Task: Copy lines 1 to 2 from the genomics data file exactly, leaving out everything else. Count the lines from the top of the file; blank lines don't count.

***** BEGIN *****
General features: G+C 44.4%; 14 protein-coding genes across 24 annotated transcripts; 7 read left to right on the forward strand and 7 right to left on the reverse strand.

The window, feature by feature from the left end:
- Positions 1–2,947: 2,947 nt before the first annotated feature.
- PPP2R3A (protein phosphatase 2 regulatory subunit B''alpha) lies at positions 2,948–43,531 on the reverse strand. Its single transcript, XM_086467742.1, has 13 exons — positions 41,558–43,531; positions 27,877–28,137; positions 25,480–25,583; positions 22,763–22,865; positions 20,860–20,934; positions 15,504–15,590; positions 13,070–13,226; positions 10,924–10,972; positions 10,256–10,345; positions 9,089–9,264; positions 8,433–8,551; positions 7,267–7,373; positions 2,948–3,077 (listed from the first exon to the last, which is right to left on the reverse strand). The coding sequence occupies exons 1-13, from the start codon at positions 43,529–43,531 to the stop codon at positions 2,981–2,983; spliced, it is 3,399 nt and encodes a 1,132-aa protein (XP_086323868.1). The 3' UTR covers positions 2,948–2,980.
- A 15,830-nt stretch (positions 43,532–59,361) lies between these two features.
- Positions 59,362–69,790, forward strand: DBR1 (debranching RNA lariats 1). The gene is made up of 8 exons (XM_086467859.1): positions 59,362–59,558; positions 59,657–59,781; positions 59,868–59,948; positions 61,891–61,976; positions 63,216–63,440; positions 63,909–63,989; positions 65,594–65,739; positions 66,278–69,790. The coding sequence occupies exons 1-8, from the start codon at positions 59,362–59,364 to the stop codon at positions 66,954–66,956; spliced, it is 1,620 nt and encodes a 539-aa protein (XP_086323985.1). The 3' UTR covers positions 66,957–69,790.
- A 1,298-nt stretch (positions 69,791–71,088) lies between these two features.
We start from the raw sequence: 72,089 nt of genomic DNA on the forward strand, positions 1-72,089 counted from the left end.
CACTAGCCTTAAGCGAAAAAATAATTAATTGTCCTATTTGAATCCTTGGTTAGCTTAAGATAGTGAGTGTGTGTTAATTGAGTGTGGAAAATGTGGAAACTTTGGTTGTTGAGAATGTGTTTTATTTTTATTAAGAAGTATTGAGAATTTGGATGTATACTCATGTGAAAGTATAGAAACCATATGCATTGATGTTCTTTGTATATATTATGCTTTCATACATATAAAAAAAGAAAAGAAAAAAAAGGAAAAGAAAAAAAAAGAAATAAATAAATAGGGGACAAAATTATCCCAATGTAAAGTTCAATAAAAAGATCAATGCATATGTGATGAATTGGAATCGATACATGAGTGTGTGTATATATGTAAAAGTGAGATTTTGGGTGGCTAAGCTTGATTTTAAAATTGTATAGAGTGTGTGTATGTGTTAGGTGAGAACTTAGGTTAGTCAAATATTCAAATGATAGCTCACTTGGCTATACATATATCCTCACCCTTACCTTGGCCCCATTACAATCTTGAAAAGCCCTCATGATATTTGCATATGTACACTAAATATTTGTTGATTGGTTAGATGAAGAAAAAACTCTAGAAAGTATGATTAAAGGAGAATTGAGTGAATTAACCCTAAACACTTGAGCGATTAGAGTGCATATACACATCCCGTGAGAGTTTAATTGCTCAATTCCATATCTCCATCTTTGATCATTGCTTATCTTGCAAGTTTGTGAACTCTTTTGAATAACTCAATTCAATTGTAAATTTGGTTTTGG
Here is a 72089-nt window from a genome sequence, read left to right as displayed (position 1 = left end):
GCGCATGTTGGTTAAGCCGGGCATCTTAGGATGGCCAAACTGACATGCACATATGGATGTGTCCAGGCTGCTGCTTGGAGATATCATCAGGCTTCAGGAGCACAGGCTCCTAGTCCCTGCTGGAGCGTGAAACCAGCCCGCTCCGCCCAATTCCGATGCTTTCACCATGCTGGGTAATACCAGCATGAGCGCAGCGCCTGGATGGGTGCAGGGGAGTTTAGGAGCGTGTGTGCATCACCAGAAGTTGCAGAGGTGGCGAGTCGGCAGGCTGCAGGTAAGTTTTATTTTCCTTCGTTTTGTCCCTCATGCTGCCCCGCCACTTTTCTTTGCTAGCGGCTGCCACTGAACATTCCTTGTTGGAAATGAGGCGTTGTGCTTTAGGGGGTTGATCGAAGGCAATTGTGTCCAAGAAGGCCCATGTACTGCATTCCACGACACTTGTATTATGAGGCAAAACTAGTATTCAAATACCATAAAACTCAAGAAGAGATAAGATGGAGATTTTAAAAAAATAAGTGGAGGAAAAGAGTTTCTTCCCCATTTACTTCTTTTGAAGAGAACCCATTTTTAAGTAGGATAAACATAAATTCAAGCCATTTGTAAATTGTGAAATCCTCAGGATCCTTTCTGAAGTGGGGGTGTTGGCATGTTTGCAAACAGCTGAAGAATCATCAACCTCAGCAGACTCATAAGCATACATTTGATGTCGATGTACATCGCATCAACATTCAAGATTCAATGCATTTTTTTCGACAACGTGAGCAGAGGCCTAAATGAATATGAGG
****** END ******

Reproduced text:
General features: G+C 44.4%; 14 protein-coding genes across 24 annotated transcripts; 7 read left to right on the forward strand and 7 right to left on the reverse strand.

The window, feature by feature from the left end: